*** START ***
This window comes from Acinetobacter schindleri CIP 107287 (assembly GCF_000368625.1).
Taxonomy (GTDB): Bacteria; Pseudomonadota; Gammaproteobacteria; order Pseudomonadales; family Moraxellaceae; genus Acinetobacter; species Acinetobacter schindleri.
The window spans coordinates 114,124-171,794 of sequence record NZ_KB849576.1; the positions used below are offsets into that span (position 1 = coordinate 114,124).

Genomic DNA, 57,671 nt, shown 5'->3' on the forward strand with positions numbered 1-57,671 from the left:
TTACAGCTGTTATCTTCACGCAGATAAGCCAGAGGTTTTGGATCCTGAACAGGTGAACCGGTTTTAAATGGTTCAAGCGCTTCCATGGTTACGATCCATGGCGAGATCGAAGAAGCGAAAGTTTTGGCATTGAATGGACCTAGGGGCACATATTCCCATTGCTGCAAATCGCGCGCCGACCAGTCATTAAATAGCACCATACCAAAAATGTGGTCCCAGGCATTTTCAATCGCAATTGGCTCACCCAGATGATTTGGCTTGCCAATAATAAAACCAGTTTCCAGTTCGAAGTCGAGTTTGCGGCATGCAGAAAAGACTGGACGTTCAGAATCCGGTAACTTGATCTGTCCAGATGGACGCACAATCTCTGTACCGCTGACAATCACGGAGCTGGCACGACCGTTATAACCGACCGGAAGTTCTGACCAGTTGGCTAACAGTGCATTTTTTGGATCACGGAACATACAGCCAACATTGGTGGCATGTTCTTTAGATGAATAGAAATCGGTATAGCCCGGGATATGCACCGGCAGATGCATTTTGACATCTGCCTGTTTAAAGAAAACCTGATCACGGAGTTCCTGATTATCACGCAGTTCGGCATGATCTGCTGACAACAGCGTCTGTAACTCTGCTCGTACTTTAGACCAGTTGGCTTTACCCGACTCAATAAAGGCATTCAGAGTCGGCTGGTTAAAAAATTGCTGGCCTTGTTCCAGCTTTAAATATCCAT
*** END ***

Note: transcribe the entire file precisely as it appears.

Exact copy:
This window comes from Acinetobacter schindleri CIP 107287 (assembly GCF_000368625.1).
Taxonomy (GTDB): Bacteria; Pseudomonadota; Gammaproteobacteria; order Pseudomonadales; family Moraxellaceae; genus Acinetobacter; species Acinetobacter schindleri.
The window spans coordinates 114,124-171,794 of sequence record NZ_KB849576.1; the positions used below are offsets into that span (position 1 = coordinate 114,124).

Genomic DNA, 57,671 nt, shown 5'->3' on the forward strand with positions numbered 1-57,671 from the left:
TTACAGCTGTTATCTTCACGCAGATAAGCCAGAGGTTTTGGATCCTGAACAGGTGAACCGGTTTTAAATGGTTCAAGCGCTTCCATGGTTACGATCCATGGCGAGATCGAAGAAGCGAAAGTTTTGGCATTGAATGGACCTAGGGGCACATATTCCCATTGCTGCAAATCGCGCGCCGACCAGTCATTAAATAGCACCATACCAAAAATGTGGTCCCAGGCATTTTCAATCGCAATTGGCTCACCCAGATGATTTGGCTTGCCAATAATAAAACCAGTTTCCAGTTCGAAGTCGAGTTTGCGGCATGCAGAAAAGACTGGACGTTCAGAATCCGGTAACTTGATCTGTCCAGATGGACGCACAATCTCTGTACCGCTGACAATCACGGAGCTGGCACGACCGTTATAACCGACCGGAAGTTCTGACCAGTTGGCTAACAGTGCATTTTTTGGATCACGGAACATACAGCCAACATTGGTGGCATGTTCTTTAGATGAATAGAAATCGGTATAGCCCGGGATATGCACCGGCAGATGCATTTTGACATCTGCCTGTTTAAAGAAAACCTGATCACGGAGTTCCTGATTATCACGCAGTTCGGCATGATCTGCTGACAACAGCGTCTGTAACTCTGCTCGTACTTTAGACCAGTTGGCTTTACCCGACTCAATAAAGGCATTCAGAGTCGGCTGGTTAAAAAATTGCTGGCCTTGTTCCAGCTTTAAATATCCAT